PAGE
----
}

int main()
{
foo a = {5};
foo b = {10};

// Yields "Point 3" as non-templates are
// preferred.
cout << my_max(a, b).data << endl;

return 0;
}


Jul 19 '05 #2

P: n/a

Senthilvel Samatharman <Sa********************@adcc.alcatel.be> wrote in
message news:3F***************@adcc.alcatel.be...
Dave Theese wrote:
Hello all,

I'm trying to get a grasp of the difference between specializing a function template and overloading it. The example below has a primary template, a specialization and an overload. Note that the overload is identical to the specialization except, of course, for the missing "template <>".

I don't know if my questions will be a bit too broad or not, but I thought I'd give it shot... When is overloading preferable to specialization? When is specialization preferable to overloading? What is the intended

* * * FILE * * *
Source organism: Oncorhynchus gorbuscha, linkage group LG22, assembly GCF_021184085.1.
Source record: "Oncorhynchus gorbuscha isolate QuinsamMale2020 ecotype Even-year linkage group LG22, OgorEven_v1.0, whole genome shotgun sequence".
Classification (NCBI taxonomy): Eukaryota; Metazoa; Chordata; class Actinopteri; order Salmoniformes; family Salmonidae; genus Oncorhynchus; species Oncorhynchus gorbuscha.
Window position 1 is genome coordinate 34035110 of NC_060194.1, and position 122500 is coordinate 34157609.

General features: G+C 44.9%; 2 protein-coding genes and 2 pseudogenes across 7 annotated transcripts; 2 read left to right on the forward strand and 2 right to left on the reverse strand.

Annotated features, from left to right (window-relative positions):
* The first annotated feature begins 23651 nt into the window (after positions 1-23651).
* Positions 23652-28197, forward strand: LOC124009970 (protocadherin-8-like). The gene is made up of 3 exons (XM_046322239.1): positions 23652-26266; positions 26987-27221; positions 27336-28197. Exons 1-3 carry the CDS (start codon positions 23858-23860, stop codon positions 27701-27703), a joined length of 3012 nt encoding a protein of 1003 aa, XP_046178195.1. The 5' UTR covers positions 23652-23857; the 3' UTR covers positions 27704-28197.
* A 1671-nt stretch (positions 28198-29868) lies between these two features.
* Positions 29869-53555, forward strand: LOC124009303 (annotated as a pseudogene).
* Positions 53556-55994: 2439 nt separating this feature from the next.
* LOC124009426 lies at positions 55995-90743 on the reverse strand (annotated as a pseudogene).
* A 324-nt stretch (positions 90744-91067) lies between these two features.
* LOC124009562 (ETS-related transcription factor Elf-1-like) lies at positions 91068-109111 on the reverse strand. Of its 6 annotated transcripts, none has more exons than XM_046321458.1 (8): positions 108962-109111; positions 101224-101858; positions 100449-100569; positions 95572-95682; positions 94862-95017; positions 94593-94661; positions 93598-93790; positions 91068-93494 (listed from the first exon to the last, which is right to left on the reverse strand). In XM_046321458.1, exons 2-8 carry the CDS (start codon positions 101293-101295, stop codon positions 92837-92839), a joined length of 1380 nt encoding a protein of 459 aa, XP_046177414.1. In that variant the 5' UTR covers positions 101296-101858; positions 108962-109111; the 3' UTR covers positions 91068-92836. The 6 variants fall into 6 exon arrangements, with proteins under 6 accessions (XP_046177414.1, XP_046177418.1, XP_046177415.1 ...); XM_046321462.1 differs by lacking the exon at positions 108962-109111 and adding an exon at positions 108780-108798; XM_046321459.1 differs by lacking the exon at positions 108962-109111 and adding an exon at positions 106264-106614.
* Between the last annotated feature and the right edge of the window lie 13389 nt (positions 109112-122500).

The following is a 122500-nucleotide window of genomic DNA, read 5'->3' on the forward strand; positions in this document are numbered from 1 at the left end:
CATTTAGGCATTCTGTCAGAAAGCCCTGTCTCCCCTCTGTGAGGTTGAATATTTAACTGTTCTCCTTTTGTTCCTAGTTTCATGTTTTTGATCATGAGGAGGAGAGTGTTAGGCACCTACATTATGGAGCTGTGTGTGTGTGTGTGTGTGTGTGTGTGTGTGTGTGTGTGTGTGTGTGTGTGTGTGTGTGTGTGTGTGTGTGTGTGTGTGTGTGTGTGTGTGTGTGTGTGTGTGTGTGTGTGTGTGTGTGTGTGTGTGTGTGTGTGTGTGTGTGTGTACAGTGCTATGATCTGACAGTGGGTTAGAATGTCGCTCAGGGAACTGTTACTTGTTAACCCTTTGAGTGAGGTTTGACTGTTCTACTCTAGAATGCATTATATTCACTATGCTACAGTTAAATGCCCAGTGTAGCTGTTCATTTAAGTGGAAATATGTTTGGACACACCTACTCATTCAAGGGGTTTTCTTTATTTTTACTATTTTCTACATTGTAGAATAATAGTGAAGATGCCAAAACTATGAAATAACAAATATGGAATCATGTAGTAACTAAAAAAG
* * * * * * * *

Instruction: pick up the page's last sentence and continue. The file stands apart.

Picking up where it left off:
conceptual difference between the two? Any other guidance on other things I need to know but don't know enough yet to even ask?
I had the same question sometime back and this is the reply from Bjarne
Stroustrup....

"For functions, you don't have to. Overloading will do. For classes, you

don't have an alternative. Note that when you specialize the specialzation doesn't affect overload resolution rules, when you overload with a non-specialization, overload resolution will prefer the non-specialization."


Vandevoordes & Josuttis' recent book "C++ Templates"
imo covers this and other template issues quite well.

I must admit it will take me at least a few passes through this
great book to absorb everything therein. :-)

http://www.josuttis.com/tmplbook/index.html

-Mike

Jul 19 '05 #3

P: n/a